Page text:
Social media discussion needed during teen checkups

Although social media are mostly positive, potential pitfalls should be talked about, an AAP report says.

By Tanya Albert Henry — Posted April 5, 2011

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Physicians who are not talking to young patients about texting or Facebook should work social media into the conversation, a clinical report suggests.

Pediatricians are in a unique position to help families understand the benefits and pitfalls of social networking sites such as Twitter, gaming sites and video sites such as YouTube, according to the American Academy of Pediatrics report published in the April issue of Pediatrics.

"The goal of the clinical report is awareness," said report co-author and pediatrician Gwenn O'Keeffe, MD. "A large part of this generation's social and emotional development is occurring while on the Internet and the cellphone." The study was published online March 28 (link).

One in five young patients logs onto a social media site more than 10 times daily, according to a recent poll by Common Sense Media, a nonprofit that provides information to help parents navigate media for their children. More than half log on more than once a day. A study in the Journal of School Violence in 2007 showed that three in four teens own a cellphone, with more than half using it to text.

Doctors can ask young patients how much technology they use in a day, Dr. O'Keeffe said. Evidence of a cellphone can be an opportunity to ask about the topic.

With physicians already trying to cover many topics during an office visit, social media questions can be part of a questionnaire filled out in the waiting room, or nurses can ask during their screening, said Dr. O'Keeffe, who wrote the book CyberSafe.

She said social media do more good than bad for teens. The AAP report found that social media allow children to stay connected with friends and relatives, give them access to health information and enhance learning by letting them connect with others about homework and group projects.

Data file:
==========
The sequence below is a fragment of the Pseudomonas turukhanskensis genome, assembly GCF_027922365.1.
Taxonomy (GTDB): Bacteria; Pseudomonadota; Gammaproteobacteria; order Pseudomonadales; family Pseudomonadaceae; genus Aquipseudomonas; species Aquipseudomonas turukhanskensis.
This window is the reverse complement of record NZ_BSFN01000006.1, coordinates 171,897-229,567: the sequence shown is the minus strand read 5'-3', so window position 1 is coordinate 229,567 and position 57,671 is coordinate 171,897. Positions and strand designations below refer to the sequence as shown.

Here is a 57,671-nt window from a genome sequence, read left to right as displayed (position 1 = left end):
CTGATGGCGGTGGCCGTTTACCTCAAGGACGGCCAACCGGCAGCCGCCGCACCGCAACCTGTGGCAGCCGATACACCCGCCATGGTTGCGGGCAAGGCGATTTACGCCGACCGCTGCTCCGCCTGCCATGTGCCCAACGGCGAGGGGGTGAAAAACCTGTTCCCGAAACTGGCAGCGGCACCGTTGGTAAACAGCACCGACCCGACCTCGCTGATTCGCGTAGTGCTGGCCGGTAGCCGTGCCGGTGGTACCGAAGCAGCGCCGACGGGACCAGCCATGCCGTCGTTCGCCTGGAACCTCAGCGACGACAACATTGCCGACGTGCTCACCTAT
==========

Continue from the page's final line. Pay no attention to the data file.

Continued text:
But there are risks. Adolescents are susceptible to cyberbullying and online harassment. There is also the issue of "sexting," which the report defines as "sending, receiving or forwarding sexually explicit messages, photographs or images via cellphone, computer or other digital devices." The report said a recent survey showed 20% of teens have sent or posted nude or seminude photos or videos of themselves.

Another concern is so-called Facebook depression, which develops when preteens and teens spend a great deal of time on social media sites and begin to exhibit classic depression symptoms. Also, teens may not understand that inappropriate messages, pictures or videos posted online stay there and could hurt future job opportunities and college acceptance.

If physicians aren't familiar with some of the technologies, they can start texting with a child or sign up for a social network site, Dr. O'Keeffe said. If a doctor isn't comfortable signing up for Facebook, he or she can join a physician social network site, she suggested.

Dr. O'Keeffe said it would help physicians to think about what children's lives are like today -- often overextended and with a high exposure to technology -- rather than the Norman Rockwellian child portrayed when some of them were trained.

"If they do that, it becomes easier to figure out what to ask," she said.

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